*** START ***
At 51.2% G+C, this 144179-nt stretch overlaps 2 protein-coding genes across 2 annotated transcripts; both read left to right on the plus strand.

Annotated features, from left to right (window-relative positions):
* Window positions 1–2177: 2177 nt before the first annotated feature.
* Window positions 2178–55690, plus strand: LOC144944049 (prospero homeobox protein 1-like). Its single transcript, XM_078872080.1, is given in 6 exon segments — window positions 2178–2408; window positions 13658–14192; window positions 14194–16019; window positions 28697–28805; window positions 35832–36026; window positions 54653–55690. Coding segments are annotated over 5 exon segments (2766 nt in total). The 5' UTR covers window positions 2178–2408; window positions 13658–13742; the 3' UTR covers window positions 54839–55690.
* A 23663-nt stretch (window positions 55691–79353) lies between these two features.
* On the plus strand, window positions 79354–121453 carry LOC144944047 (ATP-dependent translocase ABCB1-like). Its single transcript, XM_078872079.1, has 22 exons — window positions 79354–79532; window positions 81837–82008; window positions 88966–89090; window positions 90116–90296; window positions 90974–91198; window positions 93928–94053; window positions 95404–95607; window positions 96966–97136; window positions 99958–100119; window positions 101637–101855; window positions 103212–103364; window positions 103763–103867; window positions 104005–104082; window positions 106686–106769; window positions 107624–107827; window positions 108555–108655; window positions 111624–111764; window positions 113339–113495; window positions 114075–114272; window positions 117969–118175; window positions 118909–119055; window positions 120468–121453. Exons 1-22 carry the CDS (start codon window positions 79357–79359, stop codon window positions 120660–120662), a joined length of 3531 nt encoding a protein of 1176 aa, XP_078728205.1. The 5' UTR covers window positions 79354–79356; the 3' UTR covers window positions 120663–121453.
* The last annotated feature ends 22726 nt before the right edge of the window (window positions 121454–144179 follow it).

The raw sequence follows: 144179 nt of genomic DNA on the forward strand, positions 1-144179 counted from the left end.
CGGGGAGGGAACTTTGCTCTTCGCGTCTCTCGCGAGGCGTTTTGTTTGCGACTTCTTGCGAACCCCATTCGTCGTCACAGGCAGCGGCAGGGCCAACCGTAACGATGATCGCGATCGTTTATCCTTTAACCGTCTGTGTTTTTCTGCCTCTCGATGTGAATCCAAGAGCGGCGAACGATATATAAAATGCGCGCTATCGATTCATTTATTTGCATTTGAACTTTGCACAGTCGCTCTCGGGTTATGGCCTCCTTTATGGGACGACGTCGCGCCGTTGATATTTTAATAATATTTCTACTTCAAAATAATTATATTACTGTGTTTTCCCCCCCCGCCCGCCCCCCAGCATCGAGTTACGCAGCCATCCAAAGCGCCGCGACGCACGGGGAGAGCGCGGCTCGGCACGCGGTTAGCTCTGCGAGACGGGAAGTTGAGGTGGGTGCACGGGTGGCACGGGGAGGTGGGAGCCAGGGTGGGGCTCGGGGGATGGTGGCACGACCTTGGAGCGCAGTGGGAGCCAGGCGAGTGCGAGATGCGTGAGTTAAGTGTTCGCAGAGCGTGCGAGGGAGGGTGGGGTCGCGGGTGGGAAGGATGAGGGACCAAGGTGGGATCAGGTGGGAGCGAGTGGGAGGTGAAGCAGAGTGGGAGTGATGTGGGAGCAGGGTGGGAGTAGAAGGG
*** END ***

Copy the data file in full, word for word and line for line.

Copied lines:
At 51.2% G+C, this 144179-nt stretch overlaps 2 protein-coding genes across 2 annotated transcripts; both read left to right on the plus strand.

Annotated features, from left to right (window-relative positions):
* Window positions 1–2177: 2177 nt before the first annotated feature.
* Window positions 2178–55690, plus strand: LOC144944049 (prospero homeobox protein 1-like). Its single transcript, XM_078872080.1, is given in 6 exon segments — window positions 2178–2408; window positions 13658–14192; window positions 14194–16019; window positions 28697–28805; window positions 35832–36026; window positions 54653–55690. Coding segments are annotated over 5 exon segments (2766 nt in total). The 5' UTR covers window positions 2178–2408; window positions 13658–13742; the 3' UTR covers window positions 54839–55690.
* A 23663-nt stretch (window positions 55691–79353) lies between these two features.
* On the plus strand, window positions 79354–121453 carry LOC144944047 (ATP-dependent translocase ABCB1-like). Its single transcript, XM_078872079.1, has 22 exons — window positions 79354–79532; window positions 81837–82008; window positions 88966–89090; window positions 90116–90296; window positions 90974–91198; window positions 93928–94053; window positions 95404–95607; window positions 96966–97136; window positions 99958–100119; window positions 101637–101855; window positions 103212–103364; window positions 103763–103867; window positions 104005–104082; window positions 106686–106769; window positions 107624–107827; window positions 108555–108655; window positions 111624–111764; window positions 113339–113495; window positions 114075–114272; window positions 117969–118175; window positions 118909–119055; window positions 120468–121453. Exons 1-22 carry the CDS (start codon window positions 79357–79359, stop codon window positions 120660–120662), a joined length of 3531 nt encoding a protein of 1176 aa, XP_078728205.1. The 5' UTR covers window positions 79354–79356; the 3' UTR covers window positions 120663–121453.
* The last annotated feature ends 22726 nt before the right edge of the window (window positions 121454–144179 follow it).

The raw sequence follows: 144179 nt of genomic DNA on the forward strand, positions 1-144179 counted from the left end.
CGGGGAGGGAACTTTGCTCTTCGCGTCTCTCGCGAGGCGTTTTGTTTGCGACTTCTTGCGAACCCCATTCGTCGTCACAGGCAGCGGCAGGGCCAACCGTAACGATGATCGCGATCGTTTATCCTTTAACCGTCTGTGTTTTTCTGCCTCTCGATGTGAATCCAAGAGCGGCGAACGATATATAAAATGCGCGCTATCGATTCATTTATTTGCATTTGAACTTTGCACAGTCGCTCTCGGGTTATGGCCTCCTTTATGGGACGACGTCGCGCCGTTGATATTTTAATAATATTTCTACTTCAAAATAATTATATTACTGTGTTTTCCCCCCCCGCCCGCCCCCCAGCATCGAGTTACGCAGCCATCCAAAGCGCCGCGACGCACGGGGAGAGCGCGGCTCGGCACGCGGTTAGCTCTGCGAGACGGGAAGTTGAGGTGGGTGCACGGGTGGCACGGGGAGGTGGGAGCCAGGGTGGGGCTCGGGGGATGGTGGCACGACCTTGGAGCGCAGTGGGAGCCAGGCGAGTGCGAGATGCGTGAGTTAAGTGTTCGCAGAGCGTGCGAGGGAGGGTGGGGTCGCGGGTGGGAAGGATGAGGGACCAAGGTGGGATCAGGTGGGAGCGAGTGGGAGGTGAAGCAGAGTGGGAGTGATGTGGGAGCAGGGTGGGAGTAGAAGGG